I had been worried about the boulder field but although it was challenging, it was not as bad as I’d imagined and I quite enjoyed this part. There was a drone filming us overhead, and an Adventure Show camera man filming our feet as we hopped balletically from rock to rock (at least that’s how I imagine we looked :-)). At the far side, the pools of Dee looked incredibly tempting as the heat now was definitely taking its toll, plus the lack of breeze. However, if I’d stopped again here, I might never have left! I’d also for some reason thought that the next part would become more runnable but it was way tougher underfoot than I’d imagined. I had to have a wee chat with my negative thoughts and focus on not falling over. The nausea had also firmly set in, and it was getting harder to force down the tailwind or water. I also remembered the warning from those who have done the route that you can see Aviemore from many miles away and that it’s best not to think about the distance! There was another cameraman who asked how I was doing, but I hadn’t noticed him and just muttered something like “good to see you” – oh dear….

At this this stage, a few of us were running in a little group which really helped me and the pace suited too. I did then manage to pass a few runners as we began to head downhill, and then came across Duncan sitting on a rock. He had succumbed to the crazy heat and all I could do was walk with him to the next marshal checking our numbers and then leave him to keep walking slowly down. There were a number of heat casualties on the day.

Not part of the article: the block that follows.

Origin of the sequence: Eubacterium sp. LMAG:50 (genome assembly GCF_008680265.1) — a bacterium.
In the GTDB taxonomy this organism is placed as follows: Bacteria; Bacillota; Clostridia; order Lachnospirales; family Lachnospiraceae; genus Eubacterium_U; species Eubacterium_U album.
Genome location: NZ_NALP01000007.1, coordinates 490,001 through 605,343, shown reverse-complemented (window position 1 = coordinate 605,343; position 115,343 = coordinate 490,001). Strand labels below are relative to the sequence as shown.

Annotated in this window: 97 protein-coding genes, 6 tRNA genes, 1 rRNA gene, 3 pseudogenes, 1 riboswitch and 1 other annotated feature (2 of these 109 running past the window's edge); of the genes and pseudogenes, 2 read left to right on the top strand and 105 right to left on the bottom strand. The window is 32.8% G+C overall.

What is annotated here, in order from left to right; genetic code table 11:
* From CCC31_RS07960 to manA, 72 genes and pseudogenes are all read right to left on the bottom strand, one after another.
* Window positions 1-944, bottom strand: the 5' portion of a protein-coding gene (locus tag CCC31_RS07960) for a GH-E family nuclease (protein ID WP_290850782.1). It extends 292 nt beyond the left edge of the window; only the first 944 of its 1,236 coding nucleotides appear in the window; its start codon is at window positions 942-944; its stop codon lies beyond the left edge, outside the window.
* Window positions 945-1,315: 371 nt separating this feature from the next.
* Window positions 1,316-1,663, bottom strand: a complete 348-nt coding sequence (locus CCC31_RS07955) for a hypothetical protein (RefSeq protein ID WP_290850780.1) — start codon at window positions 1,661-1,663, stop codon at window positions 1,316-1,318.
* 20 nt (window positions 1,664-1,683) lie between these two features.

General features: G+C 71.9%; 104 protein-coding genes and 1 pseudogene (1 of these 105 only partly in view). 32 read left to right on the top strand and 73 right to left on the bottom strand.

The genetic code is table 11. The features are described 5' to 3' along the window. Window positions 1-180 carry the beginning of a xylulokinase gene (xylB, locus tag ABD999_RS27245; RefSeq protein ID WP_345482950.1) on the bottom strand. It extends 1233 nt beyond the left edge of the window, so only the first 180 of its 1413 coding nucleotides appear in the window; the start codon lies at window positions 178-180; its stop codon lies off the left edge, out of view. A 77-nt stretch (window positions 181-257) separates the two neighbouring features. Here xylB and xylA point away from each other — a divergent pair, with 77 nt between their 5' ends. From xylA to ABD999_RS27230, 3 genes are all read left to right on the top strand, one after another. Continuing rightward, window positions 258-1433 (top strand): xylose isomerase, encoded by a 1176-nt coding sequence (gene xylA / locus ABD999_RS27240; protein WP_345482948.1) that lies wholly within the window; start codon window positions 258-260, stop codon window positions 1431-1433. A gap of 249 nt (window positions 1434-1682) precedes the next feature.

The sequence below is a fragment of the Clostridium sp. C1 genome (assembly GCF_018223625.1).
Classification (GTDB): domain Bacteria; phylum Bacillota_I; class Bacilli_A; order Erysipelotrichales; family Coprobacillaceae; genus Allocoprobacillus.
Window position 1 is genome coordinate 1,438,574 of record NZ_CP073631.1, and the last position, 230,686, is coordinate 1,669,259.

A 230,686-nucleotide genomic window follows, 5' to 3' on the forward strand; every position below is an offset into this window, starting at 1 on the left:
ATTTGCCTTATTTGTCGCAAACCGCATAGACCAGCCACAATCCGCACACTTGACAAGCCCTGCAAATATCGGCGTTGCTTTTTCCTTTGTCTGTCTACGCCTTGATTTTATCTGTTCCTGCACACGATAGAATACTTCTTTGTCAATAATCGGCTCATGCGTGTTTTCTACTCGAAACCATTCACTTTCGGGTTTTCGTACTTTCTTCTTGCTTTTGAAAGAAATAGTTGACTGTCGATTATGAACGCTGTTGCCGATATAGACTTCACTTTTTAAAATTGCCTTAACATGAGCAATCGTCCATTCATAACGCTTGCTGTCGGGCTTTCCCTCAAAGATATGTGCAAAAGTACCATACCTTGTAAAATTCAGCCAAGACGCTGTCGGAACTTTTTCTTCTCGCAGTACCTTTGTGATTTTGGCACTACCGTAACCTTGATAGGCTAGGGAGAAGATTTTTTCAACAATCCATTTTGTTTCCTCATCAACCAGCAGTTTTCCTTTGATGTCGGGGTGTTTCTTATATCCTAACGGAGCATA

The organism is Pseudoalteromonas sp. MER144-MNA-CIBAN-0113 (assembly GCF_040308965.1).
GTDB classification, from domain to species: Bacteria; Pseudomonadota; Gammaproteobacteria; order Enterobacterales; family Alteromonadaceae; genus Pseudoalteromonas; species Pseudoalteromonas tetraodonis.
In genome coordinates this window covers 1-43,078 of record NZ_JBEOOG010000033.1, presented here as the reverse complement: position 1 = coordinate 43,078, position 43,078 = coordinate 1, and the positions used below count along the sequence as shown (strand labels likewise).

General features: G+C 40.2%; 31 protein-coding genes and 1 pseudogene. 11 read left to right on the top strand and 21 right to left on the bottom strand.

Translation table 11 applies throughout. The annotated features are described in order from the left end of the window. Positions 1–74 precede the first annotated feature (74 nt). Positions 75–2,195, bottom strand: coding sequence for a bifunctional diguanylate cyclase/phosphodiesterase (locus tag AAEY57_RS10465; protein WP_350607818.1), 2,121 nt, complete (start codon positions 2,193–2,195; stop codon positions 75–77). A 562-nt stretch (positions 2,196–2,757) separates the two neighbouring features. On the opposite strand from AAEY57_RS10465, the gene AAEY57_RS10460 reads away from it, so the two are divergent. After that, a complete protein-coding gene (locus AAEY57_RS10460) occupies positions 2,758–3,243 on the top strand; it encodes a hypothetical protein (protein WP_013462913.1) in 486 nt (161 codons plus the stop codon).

I was very glad to reach the Rothiemurchus forest trail which gave a bit of shade at times and was nice running underfoot. I felt briefly stronger here and picked up the pace. There were a couple of lovely marshals somewhere around this point who had some water for us, but one of them said something about “only about 50 minutes running to go”. For some reason, that number made me feel suddenly like I could not possibly run another 2 minutes, let alone 50 – so I had my second mental meltdown. Thankfully it was a brief moment of darkness, and my legs were working just fine so I shuffled on. I caught up with one of the ladies I had been running with earlier and we reached the road at Coylumbridge and ran to Aviemore and the finish together. Scott had walked to the last bridge to take photos and we were just about able to smile and wave. I have never been quite so glad to see the finish and we had a comical moment of trying to decide which of us would run through the finish first. All thoughts of placings had clearly left us as were both just so relieved to be there!